I have compiled a list of sources for the elements that are available to the amateur chemist. Strontium will be discussed here.
Strontium is a relatively soft, gray alkaline earth metal. It is highly reactive and must be stored under oil to prevent reaction with air. Strontium can replace calcium in bones, making radioactive strontium particularly dangerous to the bones. However, stable strontium is harmless. Strontium is very similar to calcium, with a slightly soluble oxide and colorless divalent compounds. Strontium compounds have a bright red flame when heated, making them useful for pyrotechnics.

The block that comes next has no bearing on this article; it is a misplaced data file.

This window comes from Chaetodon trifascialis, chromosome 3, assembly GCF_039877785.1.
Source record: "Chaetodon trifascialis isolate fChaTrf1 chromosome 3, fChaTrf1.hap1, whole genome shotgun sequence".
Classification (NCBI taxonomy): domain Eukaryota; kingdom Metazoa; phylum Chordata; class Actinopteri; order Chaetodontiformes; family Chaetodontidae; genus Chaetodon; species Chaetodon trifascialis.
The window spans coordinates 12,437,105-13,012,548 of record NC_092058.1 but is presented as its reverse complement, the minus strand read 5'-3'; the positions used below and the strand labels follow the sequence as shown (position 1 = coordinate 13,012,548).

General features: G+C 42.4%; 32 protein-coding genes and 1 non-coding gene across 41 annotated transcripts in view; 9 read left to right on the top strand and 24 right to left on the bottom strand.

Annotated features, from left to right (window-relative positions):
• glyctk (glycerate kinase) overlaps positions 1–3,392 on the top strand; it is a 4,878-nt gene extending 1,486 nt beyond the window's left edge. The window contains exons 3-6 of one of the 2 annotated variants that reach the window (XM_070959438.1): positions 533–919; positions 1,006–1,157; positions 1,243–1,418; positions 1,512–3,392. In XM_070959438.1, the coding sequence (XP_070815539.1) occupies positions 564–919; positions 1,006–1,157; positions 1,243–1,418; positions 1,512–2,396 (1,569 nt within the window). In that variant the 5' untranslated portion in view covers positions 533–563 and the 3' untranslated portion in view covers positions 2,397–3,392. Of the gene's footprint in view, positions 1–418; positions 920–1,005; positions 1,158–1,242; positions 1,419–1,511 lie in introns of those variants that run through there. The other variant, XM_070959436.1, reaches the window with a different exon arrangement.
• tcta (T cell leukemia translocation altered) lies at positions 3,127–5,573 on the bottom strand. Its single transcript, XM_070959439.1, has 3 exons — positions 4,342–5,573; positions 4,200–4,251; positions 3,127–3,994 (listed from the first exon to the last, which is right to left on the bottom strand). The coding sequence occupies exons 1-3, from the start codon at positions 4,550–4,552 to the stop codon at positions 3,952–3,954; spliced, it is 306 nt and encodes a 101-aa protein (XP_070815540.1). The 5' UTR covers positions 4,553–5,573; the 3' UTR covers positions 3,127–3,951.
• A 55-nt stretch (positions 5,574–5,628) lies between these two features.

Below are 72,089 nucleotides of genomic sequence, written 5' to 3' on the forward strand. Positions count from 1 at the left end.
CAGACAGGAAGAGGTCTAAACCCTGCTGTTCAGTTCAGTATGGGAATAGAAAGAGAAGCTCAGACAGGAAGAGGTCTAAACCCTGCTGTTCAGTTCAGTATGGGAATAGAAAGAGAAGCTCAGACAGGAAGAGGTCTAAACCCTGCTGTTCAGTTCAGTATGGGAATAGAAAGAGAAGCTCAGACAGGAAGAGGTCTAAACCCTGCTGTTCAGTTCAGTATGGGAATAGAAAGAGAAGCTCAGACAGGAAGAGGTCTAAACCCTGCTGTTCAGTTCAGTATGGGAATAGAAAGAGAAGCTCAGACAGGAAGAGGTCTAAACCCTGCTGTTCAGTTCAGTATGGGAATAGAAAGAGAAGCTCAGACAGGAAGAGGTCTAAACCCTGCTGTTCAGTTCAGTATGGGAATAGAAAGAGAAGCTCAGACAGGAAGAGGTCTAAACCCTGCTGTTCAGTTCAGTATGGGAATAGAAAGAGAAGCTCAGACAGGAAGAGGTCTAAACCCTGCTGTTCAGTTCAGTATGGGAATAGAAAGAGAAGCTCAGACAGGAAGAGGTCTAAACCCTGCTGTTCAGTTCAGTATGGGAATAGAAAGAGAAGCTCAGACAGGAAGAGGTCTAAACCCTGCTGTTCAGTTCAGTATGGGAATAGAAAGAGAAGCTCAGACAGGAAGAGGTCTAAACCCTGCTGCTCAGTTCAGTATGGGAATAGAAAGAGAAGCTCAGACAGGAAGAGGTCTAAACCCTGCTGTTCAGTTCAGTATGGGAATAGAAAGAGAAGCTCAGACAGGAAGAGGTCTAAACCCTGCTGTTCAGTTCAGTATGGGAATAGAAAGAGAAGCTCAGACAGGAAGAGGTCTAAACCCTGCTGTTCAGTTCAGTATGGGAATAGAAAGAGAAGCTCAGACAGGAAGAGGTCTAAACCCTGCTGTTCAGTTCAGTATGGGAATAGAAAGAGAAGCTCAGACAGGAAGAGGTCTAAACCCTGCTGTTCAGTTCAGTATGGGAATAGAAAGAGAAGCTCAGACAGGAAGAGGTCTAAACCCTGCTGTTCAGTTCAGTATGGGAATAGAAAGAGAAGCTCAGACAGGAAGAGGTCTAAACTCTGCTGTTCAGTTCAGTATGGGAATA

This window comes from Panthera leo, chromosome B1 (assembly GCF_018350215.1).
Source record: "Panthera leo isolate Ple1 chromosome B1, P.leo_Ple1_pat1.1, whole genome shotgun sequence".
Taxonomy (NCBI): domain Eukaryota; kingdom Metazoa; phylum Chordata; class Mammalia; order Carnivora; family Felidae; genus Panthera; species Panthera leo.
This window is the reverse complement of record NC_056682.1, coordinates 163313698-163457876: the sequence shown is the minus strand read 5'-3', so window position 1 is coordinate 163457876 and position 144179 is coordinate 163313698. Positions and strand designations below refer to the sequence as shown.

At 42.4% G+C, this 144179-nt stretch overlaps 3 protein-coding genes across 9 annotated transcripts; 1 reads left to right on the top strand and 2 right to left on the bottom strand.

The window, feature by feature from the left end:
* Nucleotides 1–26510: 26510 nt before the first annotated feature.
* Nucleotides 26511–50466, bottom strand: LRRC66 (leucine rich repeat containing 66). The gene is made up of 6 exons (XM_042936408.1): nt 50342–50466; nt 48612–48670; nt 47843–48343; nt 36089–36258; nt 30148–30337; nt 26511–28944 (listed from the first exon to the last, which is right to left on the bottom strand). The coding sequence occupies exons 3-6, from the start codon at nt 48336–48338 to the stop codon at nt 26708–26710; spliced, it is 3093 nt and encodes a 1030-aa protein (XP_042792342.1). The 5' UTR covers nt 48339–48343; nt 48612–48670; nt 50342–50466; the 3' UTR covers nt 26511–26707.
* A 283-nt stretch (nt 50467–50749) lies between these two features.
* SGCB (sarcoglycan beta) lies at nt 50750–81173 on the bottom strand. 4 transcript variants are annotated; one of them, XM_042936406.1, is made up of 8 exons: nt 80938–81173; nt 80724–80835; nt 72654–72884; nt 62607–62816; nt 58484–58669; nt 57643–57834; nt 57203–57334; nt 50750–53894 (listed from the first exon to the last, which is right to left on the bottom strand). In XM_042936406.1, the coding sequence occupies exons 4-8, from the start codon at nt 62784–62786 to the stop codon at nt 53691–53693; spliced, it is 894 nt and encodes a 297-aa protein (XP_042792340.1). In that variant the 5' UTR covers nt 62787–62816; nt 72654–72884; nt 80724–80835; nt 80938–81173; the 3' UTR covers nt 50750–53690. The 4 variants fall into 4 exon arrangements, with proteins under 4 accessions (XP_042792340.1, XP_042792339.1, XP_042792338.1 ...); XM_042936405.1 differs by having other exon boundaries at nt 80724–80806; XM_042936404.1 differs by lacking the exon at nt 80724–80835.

In element form: No sources found.
In compound form: Strontium oxide is used in old CRT screens to absorb the radiation (lead cannot be used in the front of the tube because it darkens). Ceramic magnets are made of sintered strontium ferrite, as well as most ferrite cores. A few toothpastes contain strontium chloride. Flares and red fireworks often contain strontium.
Here is my sample of strontium. It is a ferrite core used to absorb electromagnetic inconsistencies.